Seven years after South Sudan became independent, leaving behind a sanguinary civil war, it finally reached the point where it places its bets on development and not on incessant internal conflict. The basis for this is this August’s Khartoum agreement between President Salva Kiir and a former vice president-turned-rebel leader Riek Machar, putting in place a total ceasefire and opening up the way for economic development for the war-torn country. Ironically, the country from which South Sudan wanted to break away, Sudan, is now a crucial partner in rebuilding the world’s youngest nation’s shattered infrastructure and shut-in production wells. What does it mean for the international oil community, though?
The united Sudan was a relative newcomer to the oil sector, having started oil production in 1999. This, however, did not interfere in oil output increasing significantly in the first years of the 21st century, with production peaking at 520 kbpd in 2007. Of course, Sudan’s skyrocketing oil numbers were marred by a genocidal campaign in Darfur that left approximately 300 000 dead and millions displaced. Consequently, Western majors, adhering to their governments sanctioning Omar Bashir’s government, were out of question when it came to invest in Sudan’s oil fields – China (CNPC), Malaysia (Petronas) and India (ONGC) stepped in to fill the void and thoroughly enjoyed the full tax exemption of the oil industry. The commitment of Asian majors is often unjustly understated – for them at the time, Sudan was the largest foreign producing asset and a highly profitable one at that.
The inclusion of Asian state-owned enterprises made life certainly easier for Sudan itself – with no shareholders’ opinion to take into account apart from the respective state, the government could wage war or suppress dissent with no repercussion whatsoever to its oil production. The most prolific oil fields of the once-united nation are located across territorial boundaries, further complicating issues of ownership, yet even this could be overcome with slight legal maneuvering. The civil war, however, could not be circumvented. As a result, most of South Sudan before this August was temporarily shut-in.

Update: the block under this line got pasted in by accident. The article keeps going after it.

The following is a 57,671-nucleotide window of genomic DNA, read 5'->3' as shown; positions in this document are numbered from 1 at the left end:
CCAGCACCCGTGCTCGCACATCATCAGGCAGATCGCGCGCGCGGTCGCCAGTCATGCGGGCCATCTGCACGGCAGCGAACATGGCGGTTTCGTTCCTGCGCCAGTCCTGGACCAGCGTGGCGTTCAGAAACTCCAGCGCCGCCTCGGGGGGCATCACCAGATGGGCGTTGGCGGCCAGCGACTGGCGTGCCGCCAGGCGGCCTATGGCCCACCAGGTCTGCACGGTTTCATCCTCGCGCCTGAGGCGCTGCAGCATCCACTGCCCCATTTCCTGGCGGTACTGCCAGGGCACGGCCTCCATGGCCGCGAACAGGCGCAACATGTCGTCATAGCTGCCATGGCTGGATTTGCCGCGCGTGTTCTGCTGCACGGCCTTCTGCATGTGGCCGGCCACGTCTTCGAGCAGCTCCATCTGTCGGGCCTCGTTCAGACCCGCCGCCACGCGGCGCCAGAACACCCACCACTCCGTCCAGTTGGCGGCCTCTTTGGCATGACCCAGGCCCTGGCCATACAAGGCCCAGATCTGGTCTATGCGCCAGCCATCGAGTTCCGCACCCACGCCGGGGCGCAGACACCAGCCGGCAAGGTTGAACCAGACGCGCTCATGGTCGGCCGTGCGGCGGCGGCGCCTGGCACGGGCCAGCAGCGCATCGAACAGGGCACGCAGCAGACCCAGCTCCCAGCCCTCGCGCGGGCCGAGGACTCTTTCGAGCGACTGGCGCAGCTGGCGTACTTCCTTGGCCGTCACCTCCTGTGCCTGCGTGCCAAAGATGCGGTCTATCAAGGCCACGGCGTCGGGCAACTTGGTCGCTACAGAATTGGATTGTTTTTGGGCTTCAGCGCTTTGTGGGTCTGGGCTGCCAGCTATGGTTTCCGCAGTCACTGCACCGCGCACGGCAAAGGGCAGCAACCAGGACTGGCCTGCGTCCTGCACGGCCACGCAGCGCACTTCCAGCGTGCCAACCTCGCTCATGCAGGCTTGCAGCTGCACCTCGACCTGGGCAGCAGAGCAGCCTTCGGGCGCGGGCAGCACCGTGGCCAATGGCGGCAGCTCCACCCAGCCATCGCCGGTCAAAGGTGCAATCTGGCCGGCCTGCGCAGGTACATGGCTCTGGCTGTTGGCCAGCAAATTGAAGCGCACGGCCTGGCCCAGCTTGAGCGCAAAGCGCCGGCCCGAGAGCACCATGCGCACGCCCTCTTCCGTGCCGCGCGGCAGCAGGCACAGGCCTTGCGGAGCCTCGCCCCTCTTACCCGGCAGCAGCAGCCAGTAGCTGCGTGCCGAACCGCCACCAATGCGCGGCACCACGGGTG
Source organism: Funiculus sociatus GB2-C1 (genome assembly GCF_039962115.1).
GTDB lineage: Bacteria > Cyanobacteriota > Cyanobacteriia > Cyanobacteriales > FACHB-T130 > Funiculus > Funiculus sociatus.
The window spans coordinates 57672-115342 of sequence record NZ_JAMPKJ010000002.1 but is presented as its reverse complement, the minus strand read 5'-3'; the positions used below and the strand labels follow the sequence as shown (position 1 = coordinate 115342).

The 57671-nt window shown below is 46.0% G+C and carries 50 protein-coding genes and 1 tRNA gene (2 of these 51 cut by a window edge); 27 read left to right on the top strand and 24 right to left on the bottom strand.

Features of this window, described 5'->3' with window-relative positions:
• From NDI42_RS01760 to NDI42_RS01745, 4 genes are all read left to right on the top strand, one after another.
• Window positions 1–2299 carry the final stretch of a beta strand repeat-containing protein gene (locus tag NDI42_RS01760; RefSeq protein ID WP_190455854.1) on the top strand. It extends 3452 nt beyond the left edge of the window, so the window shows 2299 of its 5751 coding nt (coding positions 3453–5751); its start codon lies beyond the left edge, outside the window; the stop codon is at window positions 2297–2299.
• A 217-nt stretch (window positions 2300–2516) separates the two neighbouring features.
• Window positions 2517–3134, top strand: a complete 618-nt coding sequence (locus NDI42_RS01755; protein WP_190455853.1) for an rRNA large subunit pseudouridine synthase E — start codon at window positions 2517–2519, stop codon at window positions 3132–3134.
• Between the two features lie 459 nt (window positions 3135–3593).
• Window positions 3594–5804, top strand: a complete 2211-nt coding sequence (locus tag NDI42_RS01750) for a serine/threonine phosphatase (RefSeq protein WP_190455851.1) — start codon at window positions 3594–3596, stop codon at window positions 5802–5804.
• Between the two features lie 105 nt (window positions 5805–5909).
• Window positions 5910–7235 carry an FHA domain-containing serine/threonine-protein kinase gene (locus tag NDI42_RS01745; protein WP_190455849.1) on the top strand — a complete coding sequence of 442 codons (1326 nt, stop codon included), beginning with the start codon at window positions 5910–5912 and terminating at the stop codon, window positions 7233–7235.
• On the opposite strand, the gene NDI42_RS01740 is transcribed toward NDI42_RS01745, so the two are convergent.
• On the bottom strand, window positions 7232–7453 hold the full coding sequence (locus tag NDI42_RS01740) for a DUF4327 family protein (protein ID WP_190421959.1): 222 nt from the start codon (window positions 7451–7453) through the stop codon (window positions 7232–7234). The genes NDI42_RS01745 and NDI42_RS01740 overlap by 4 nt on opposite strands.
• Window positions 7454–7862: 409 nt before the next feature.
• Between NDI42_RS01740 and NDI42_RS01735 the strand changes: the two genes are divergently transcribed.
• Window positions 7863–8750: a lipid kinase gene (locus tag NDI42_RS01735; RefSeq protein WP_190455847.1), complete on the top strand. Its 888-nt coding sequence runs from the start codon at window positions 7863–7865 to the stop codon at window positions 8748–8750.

Oil production continued only in the Upper Nile states – what was before 2015 a singular state are now three separate (Central, Northern and Western Upper Nile). Output in the central part, incorporating the Liech states, Ruweng and Tonj has been close to naught due to constant skirmishes. For it is there that the trans-Sudanese oil pipeline starts, at the Unity oil field next to the city of Bentiu and it is there where most of the Muglad rift basin’s reserves lie. Even from the point of view of trade economics, South Sudan ought to concentrate heavily on the safety and integrity of the Muglad Basin – the quality of oil produced there significantly surpasses that of the Upper Nile provinces.
Sudan and South Sudan share the same crude blends – Upper Nile states yield the Dar blend (26° API, 0.12% Sulphur), whilst the central part of the country is rich in a blend called Nile (32-33° API, 0.05% Sulphur). Both blends are notoriously problematic when it comes to their paraffinic and acidity content, especially so the Dar blend which also contains high levels of arsenium, making it very difficult to transport and refine. Thus, South Sudan needs not only its current output of Dar – approximately 130 000 bpd – but also its Nile volumes, superior in both reserves capacity and quality. For this, it has pinpointed a target to increase oil output by 80 000 bpd by the end of the year thanks to the unclamping of several Nile-producing assets. Lacking in both expertise and material possibilities, the South Sudanese have turned to the primordial foe, Khartoum, for help and in this lies the biggest weakness of the current political setup.